Frequently Asked Questions

Any questions not answered here? We are happy to help! Contact us now at 905-727-1242 or email info@reedpool.com


If I think my pool is leaking, what do you need to know to help diagnose the problem?

If you think your pool is leaking, then we will ask you the following questions.

  1. How many inches is your pool losing over 24 hrs?
    If your pool is losing ¼ inch or less a day, water loss may be attributable to evaporation.
  2. Was the bucket test performed?
    If your water loss is minimal (¼ inch or less per day) but appears to be greater than usual, we always recommend the bucket test. (*Add link to landing page for Leak Detection.)
  3. Did your pool leak over the past winter?
    If your pool water at opening appeared to be lower than it was at closing, this likely means you have a leak.
  4. Does it leak only with the pump on, with the pump off, or both?
    If your pool leaks only when the pump is running, you may have a leak in the return lines.
    If your pool leaks only when the pump is off, this may indicate a suction leak.
    If your pool leaks with the pump on and off, this suggests a leak in the shell of the pool (eg. tear in liner), or a possible leak in the skimmer.


Do I need a pool professional to open and close my pool?

Some pool owners choose to do their seasonal openings and/or closings themselves and their are certainly many online resources available. Others prefer to rely on their local pool company.

Whatever you choose, here are some things you will want to make sure of when opening and closing your pool.


  • Have the winterizing plugs been removed?
  • Is pool equipment properly re-assembled and functioning well?
  • Are there any signs of leakage on the equipment pad?
  • Has the water been sanitized?


  • Have the lines been blown-out to remove all water?
  • Are the return lines properly plugged?
  • Has the equipment been disassembled and stored safely?
  • Is the winter cover securely fastened?

Weekly Service

How important is it to maintain a proper chemical balance in my pool water?

Maintaining good pool chemistry is important for keeping your pool water sparkling clean, your pool liner algae-free, and your pool equipment free of corrosion and scaling.  It guards against that murky water and bacteria growth that can be harmful to swimmers.

Pool owners need to ensure that the pH, total alkalinity and calcium hardness levels are properly balanced at all times. Routine testing of your pool water is strongly advised!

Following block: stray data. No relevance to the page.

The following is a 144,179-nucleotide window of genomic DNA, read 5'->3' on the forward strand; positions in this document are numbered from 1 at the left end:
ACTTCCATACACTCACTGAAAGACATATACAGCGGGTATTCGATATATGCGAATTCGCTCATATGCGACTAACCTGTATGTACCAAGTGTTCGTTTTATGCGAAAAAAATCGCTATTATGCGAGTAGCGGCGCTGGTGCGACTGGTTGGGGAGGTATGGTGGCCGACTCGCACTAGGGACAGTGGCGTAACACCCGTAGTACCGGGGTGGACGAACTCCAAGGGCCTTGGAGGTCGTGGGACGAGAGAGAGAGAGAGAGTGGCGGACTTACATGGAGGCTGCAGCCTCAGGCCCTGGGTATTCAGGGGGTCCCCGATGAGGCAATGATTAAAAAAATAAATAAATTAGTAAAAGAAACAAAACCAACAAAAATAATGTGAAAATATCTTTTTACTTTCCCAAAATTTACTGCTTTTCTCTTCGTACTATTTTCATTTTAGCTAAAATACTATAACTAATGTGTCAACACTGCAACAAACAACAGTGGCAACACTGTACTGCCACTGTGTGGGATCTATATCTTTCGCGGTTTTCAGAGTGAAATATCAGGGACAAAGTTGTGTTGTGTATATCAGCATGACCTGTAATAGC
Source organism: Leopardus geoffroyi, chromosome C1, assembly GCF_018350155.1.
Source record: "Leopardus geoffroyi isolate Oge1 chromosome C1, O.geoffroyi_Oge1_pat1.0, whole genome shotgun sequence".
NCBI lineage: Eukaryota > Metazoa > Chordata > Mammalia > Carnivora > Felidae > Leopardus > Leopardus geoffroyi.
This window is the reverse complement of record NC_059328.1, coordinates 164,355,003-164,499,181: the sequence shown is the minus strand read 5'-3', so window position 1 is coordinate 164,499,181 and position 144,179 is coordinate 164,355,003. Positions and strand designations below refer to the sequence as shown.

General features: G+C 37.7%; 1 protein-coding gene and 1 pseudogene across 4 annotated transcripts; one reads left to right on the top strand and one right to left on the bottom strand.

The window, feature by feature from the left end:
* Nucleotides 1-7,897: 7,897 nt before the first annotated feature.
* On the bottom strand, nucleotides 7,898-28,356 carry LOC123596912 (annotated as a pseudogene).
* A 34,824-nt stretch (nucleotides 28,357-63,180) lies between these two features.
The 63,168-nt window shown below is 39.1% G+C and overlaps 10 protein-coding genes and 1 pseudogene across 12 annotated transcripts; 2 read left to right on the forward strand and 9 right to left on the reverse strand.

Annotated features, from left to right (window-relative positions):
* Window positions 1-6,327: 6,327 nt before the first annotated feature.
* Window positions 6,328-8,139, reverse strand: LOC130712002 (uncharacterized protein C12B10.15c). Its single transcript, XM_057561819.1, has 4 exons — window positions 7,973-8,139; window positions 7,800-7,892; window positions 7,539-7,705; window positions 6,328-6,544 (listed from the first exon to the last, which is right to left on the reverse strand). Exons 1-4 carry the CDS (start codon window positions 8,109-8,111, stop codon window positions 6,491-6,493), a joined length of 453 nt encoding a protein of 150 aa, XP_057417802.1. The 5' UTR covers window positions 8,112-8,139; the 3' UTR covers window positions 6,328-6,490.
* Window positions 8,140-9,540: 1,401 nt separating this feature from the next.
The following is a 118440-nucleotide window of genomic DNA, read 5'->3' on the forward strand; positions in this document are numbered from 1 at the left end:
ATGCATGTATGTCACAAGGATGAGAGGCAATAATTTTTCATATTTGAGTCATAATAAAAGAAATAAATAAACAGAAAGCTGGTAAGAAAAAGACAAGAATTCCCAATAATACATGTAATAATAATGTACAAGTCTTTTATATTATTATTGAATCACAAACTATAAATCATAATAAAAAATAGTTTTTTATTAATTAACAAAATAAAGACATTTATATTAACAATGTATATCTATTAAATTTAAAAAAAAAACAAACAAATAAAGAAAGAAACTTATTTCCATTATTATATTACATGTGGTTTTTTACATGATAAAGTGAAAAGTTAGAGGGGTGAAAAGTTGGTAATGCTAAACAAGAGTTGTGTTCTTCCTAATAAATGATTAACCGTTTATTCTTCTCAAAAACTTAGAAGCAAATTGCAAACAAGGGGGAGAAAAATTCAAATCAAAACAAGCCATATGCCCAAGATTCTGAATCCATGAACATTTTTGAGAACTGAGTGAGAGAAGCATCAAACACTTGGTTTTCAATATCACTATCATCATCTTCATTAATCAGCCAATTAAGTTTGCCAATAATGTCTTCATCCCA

Equipment Maintenance & Repairs

What can I do to ensure my pool equipment lasts as long as possible?

Always keep the pool full (halfway up the mouth of the skimmer) so that the pump is able to function efficiently and ensure the pump runs a minimum of 8-12 hours per day to circulate the water.

Note: If a variable speed pump is being used at a low speed, then this time may need to be extended.

Ensure the pump and skimmer baskets are emptied regularly. Know which filter system you have and clean accordingly.

Filter cartridges should be deep cleaned at least once during the season to get rid of debris as well as any oil/grease that has accumulated while sand filters need to be backwashed regularly.

Check the manufacturer’s recommendations for inspecting your pool heater.

Skim, brush and vacuum the pool on a weekly basis and maintain proper water chemistry.

Pool Liners

What does it mean if I see wrinkles in my pool liner?

Wrinkles in your pool liner can have several possible causes.

A high water table might cause groundwater to accumulate under the pool causing the liner to shift and wrinkle.

A leaky pool liner may also be the cause of wrinkles as water seeps out from the pool causing the liner to shift.

Finally, incorrect water chemistry can also be a culprit. Low PH and alkalinity over an extended period of time can cause the liner to absorb water, stretch and wrinkle or fold.

Safety Covers

Can I walk on my safety cover?

A safety cover is spring-loaded so that, if weight were placed on it, the cover would only go down so far until the springs were fully compressed.

They are designed in such a way that they can support the weight of a person or animal that would accidently find their way onto it until help arrives.

They are definitely not designed to be walked on or played on!